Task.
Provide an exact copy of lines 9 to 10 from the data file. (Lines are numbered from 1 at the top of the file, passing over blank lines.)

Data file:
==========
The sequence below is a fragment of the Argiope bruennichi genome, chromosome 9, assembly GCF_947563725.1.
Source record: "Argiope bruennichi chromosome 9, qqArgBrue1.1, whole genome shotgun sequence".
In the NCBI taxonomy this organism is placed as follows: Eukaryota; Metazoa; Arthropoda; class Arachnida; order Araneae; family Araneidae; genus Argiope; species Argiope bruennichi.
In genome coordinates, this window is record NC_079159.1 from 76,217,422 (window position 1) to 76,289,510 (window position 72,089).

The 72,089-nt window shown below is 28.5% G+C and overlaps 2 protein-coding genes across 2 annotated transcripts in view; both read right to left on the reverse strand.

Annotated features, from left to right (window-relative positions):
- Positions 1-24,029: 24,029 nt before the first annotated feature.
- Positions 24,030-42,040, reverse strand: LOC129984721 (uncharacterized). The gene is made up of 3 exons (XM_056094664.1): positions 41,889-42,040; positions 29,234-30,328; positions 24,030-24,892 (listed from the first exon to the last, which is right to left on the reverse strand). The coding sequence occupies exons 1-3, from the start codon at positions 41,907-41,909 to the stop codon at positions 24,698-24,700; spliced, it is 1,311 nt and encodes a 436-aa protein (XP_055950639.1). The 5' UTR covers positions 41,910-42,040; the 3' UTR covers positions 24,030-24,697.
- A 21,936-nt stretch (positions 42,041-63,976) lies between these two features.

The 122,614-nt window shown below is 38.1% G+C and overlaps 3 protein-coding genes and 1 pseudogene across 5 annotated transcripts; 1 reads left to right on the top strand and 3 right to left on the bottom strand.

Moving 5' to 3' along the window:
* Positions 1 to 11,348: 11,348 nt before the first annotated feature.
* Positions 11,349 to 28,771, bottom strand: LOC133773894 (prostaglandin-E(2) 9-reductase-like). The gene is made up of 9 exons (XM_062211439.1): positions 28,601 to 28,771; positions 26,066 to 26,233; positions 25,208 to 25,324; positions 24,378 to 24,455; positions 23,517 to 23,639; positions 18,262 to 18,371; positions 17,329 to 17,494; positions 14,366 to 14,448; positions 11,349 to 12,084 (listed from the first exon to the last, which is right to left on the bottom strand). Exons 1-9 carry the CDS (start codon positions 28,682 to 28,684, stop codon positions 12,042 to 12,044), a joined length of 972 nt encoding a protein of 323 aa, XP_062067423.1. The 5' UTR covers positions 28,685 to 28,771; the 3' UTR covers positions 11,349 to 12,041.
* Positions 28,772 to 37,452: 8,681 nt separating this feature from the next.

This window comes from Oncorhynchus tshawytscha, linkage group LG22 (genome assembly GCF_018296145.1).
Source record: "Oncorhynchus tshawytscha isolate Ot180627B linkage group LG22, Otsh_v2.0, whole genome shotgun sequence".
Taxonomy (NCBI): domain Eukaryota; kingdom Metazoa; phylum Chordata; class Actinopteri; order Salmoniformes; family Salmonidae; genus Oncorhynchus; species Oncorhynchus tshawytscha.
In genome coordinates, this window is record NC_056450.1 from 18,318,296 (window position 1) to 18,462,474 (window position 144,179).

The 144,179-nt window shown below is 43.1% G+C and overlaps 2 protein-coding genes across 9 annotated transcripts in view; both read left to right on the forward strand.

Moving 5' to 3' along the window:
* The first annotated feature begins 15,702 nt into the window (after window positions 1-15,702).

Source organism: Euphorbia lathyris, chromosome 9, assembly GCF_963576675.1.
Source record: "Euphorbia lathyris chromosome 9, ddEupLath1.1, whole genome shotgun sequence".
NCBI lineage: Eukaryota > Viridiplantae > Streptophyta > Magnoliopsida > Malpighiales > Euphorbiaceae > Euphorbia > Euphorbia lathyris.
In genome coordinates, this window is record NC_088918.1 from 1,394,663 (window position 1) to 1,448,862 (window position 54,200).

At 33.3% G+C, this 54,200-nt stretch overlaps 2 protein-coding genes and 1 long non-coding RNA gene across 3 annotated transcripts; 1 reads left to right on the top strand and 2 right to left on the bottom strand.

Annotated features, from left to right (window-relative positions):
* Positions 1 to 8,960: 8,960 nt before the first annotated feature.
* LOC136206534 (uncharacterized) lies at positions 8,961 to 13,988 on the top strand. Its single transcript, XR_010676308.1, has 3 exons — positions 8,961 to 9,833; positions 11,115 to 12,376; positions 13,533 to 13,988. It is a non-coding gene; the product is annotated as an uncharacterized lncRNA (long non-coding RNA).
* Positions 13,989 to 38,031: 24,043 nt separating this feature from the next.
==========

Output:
- A 21,936-nt stretch (positions 42,041-63,976) lies between these two features.

The 122,614-nt window shown below is 38.1% G+C and overlaps 3 protein-coding genes and 1 pseudogene across 5 annotated transcripts; 1 reads left to right on the top strand and 3 right to left on the bottom strand.